The World Health Organization, urging universal immunizations, asserts that vaccines save lives and prevent disability, as well as mitigating severity of many diseases, reducing secondary infections. Some vaccines provide protection against related diseases. WHO says, for instance, that measles vaccination protects against multiple complications including dysentery and bacterial pneumonia.


Comment on this piece on the Complexity Matters blog.  




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Friday, January 23, 2015  1:00PM Eastern

Death by Distrust: Rumor and Reality in Fighting Ebola
Guests: Helen Epstein and John Townsend                    


Helen Epstein, PhD, wrote a recent article in the New York Review of Books entitled Ebola: An Epidemic of Rumors. In researching the disease in Liberia, she found that part of problem causing the disastrous spread was political, which resulted in poor communication and false and misinterpreted information.
Helen Epstein's articles on public health have appeared in The New York Review of Books, The New York Times Magazine, The Lancet, The Washington Post, The Times Literary Supplement, and other publications. She has worked as a consultant for such organizations as the World Bank, UNICEF and Human Rights Watch. She is the author of The Invisible Cure: Why We Are Losing the Fight against AIDS in Africa (Picador 2008), which was chosen as a New York Times Notable Book and's best science book of the year. Since 2010 she has been Visiting Professor of Human Rights and Global Public Health at Bard College in Annandale, NY.
Dr. Epstein earned a BA at the University of California, Berkeley, a PhD at Cambridge University, and an MSc degree at the London School of Hygiene and Tropical Medicine. Dr. Epstein has been adviser to numerous international organizations on HIV prevention and a consultant on public health in developing countries to UNICEF, World Bank, Human Rights Watch, and other organizations.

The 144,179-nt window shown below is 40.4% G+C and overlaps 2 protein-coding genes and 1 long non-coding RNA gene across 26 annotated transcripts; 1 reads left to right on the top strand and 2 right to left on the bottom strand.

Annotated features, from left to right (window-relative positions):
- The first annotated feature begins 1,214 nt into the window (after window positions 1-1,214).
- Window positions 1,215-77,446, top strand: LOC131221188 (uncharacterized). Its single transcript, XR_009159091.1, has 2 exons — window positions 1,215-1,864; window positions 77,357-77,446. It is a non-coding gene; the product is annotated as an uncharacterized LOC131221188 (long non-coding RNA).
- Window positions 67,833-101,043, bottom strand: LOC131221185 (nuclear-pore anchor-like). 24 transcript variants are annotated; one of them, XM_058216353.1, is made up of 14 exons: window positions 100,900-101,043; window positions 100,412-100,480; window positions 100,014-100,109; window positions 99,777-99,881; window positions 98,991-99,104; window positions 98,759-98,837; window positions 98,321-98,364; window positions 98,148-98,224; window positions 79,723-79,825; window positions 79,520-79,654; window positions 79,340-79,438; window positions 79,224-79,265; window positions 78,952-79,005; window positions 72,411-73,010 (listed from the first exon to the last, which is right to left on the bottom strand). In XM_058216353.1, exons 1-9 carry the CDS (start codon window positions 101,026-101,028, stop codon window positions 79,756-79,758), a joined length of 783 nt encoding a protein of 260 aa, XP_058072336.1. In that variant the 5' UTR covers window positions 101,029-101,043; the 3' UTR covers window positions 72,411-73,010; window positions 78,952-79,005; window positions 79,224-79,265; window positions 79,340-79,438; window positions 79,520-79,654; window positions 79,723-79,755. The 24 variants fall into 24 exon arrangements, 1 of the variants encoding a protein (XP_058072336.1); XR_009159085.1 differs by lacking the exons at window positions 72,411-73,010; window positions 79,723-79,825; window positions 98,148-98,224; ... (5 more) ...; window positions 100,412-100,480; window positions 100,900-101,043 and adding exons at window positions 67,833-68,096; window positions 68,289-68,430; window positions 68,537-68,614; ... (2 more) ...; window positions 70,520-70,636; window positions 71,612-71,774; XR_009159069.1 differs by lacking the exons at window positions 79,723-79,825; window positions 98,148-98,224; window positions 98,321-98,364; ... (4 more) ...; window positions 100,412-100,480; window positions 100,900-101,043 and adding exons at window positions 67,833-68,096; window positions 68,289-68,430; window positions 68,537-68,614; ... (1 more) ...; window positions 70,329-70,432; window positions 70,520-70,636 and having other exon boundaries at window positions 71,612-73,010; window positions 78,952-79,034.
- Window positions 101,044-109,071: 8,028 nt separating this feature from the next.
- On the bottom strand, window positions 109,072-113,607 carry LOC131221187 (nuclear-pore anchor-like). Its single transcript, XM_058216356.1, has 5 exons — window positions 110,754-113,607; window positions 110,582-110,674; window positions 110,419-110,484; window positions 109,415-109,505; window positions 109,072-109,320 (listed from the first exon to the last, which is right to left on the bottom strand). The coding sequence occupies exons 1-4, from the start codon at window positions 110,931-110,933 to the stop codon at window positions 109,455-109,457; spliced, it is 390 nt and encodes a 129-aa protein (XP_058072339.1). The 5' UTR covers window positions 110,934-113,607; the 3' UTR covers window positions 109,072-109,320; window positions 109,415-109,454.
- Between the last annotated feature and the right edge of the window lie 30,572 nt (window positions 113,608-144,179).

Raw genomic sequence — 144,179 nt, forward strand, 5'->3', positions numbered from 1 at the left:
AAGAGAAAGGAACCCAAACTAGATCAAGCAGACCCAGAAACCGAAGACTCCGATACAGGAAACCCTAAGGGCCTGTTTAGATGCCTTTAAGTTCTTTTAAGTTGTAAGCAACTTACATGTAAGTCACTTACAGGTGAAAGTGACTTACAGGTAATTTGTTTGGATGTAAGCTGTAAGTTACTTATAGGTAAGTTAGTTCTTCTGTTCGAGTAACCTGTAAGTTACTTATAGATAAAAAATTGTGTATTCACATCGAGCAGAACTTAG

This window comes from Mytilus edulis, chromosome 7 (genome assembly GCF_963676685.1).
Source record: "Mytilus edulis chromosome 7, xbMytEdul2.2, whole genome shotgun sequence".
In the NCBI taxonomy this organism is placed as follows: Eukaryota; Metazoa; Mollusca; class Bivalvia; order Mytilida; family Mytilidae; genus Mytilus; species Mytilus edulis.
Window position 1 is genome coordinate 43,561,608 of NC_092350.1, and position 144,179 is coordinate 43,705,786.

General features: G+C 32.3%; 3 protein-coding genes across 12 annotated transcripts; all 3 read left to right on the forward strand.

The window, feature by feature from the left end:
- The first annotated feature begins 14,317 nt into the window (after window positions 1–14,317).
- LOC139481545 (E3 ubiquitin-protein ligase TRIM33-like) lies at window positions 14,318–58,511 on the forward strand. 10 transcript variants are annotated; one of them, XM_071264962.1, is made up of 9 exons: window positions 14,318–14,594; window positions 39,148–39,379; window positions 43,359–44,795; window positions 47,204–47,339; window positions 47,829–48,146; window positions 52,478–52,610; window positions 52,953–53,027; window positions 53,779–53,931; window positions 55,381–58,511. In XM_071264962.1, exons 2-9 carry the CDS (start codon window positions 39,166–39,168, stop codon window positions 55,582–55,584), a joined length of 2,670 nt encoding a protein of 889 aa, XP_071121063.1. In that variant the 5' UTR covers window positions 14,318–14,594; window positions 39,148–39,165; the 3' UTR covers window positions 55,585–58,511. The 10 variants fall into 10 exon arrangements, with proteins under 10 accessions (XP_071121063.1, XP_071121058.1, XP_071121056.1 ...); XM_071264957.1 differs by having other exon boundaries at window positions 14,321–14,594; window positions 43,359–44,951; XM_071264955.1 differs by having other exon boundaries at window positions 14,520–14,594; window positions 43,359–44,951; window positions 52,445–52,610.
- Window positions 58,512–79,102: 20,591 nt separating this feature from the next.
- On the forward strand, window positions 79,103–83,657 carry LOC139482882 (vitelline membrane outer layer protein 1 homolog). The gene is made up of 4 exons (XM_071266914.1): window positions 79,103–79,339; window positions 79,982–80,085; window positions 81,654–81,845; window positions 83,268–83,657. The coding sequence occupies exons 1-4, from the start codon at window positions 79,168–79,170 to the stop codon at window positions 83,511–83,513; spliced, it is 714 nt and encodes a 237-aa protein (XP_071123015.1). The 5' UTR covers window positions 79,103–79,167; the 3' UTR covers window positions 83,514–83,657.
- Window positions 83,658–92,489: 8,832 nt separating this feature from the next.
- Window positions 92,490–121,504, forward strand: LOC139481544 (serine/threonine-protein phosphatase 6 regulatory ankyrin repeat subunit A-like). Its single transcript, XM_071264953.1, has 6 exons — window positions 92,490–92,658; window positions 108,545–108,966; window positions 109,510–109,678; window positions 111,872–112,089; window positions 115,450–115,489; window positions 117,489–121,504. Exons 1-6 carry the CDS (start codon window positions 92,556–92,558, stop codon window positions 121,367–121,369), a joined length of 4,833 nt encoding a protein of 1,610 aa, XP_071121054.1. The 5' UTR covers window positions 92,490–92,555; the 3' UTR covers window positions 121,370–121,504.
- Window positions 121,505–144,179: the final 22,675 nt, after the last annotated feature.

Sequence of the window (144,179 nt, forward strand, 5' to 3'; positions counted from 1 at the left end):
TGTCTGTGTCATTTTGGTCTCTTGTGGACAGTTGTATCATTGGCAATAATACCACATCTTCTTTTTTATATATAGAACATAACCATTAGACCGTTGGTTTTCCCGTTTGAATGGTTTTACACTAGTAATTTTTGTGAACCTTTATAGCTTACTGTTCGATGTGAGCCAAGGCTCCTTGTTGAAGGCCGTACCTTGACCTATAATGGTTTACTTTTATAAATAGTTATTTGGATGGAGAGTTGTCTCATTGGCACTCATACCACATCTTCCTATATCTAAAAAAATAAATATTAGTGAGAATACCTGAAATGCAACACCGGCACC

John Townsend, PhD, is a vice president and director of the Population Council's Reproductive Health program. He provides leadership, directs research and advances policy innovations on family planning practices worldwide. He oversees research on basic biomedical studies, development of contraceptives, and social science research to identify causes of reproductive health outcomes. He also researches development, scale-up, financing, and sustainability of service delivery models. He works with international health and development agencies, ministries of health, and private healthcare providers to implement policies and programs that encourage more effective healthcare practices. Dr. Townsend joined the Council in 1984. He was director of the Frontiers in Reproductive Health program; director of operations research programs in Asia and the Near East (1993-1998); regional director for Latin America and the Caribbean in Mexico (1990-1993); director of operations research in Latin America and the Caribbean (1985-1990); and country director for the Council's Colombia office (1984). In each of these roles, he designed and tested interventions that improved the coverage, quality, and sustainability of reproductive health service delivery systems.